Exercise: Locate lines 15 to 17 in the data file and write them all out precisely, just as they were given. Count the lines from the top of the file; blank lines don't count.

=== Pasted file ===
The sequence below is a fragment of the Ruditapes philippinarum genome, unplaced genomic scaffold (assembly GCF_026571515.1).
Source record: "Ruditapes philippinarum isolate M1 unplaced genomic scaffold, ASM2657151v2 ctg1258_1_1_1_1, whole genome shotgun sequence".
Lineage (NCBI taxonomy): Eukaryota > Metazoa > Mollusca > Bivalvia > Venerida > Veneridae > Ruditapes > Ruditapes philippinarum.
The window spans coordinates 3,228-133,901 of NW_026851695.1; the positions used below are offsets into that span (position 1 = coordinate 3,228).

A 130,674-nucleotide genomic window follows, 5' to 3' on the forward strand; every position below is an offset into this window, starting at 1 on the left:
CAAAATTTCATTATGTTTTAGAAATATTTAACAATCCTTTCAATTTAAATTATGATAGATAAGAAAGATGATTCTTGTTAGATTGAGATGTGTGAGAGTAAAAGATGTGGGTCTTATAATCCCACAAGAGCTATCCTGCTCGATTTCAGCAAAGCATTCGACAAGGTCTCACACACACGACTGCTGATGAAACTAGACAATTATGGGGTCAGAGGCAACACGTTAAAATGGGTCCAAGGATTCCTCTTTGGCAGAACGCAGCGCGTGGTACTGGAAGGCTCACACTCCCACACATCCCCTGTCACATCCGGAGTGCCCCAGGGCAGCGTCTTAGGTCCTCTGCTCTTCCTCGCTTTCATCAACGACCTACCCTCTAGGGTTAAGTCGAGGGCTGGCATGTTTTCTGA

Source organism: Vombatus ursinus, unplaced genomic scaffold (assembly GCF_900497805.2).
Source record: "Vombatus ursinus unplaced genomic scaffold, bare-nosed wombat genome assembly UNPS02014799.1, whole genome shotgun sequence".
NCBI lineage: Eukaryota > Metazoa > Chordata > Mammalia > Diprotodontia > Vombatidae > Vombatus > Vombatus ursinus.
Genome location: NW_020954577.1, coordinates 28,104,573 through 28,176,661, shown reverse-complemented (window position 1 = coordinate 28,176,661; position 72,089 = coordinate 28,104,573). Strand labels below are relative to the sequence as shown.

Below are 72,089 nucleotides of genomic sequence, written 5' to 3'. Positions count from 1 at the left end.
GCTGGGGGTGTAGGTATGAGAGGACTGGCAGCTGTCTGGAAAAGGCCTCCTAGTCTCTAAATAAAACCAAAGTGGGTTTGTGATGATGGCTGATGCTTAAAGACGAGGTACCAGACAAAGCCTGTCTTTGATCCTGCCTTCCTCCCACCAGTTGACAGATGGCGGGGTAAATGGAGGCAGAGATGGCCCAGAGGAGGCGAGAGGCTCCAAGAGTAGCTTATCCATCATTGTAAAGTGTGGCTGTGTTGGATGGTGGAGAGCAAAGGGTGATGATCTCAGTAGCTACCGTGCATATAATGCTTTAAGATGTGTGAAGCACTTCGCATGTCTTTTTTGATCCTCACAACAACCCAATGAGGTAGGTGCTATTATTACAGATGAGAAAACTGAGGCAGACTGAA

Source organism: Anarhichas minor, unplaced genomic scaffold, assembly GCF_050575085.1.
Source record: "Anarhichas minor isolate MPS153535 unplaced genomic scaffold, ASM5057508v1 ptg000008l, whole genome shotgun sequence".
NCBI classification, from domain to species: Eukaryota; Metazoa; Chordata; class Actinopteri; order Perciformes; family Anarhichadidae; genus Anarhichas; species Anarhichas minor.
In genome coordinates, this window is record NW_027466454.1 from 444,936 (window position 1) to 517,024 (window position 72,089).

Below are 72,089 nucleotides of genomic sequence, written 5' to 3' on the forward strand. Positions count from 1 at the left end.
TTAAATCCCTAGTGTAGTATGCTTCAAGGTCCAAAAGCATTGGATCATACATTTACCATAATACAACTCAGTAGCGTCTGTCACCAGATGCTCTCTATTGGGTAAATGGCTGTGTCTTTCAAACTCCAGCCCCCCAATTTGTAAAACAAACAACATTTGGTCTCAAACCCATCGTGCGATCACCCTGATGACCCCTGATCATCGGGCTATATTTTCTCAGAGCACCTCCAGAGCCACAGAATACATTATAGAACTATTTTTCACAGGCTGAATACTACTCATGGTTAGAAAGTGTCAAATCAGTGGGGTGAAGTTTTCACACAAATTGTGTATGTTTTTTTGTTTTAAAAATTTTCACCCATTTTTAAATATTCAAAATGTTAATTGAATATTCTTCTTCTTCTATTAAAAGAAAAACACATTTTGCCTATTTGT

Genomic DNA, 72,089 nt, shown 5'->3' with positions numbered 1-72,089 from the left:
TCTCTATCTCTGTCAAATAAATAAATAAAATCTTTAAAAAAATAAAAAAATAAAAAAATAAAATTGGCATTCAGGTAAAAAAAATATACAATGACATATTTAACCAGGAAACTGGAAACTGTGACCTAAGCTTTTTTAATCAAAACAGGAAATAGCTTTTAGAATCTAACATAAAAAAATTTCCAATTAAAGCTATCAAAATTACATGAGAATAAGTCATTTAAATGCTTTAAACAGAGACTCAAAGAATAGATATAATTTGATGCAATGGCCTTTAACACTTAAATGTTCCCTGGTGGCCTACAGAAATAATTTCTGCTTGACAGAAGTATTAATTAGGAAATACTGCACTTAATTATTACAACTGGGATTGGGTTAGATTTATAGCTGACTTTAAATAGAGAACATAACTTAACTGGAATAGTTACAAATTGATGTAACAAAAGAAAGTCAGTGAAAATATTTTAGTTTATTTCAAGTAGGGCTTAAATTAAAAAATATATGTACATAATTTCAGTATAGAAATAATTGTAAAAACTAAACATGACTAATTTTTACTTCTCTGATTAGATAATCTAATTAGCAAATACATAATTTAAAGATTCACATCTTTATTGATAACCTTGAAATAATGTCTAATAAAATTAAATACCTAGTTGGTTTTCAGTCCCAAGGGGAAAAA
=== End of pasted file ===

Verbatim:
NCBI classification, from domain to species: Eukaryota; Metazoa; Chordata; class Actinopteri; order Perciformes; family Anarhichadidae; genus Anarhichas; species Anarhichas minor.
In genome coordinates, this window is record NW_027466454.1 from 444,936 (window position 1) to 517,024 (window position 72,089).

Below are 72,089 nucleotides of genomic sequence, written 5' to 3' on the forward strand. Positions count from 1 at the left end.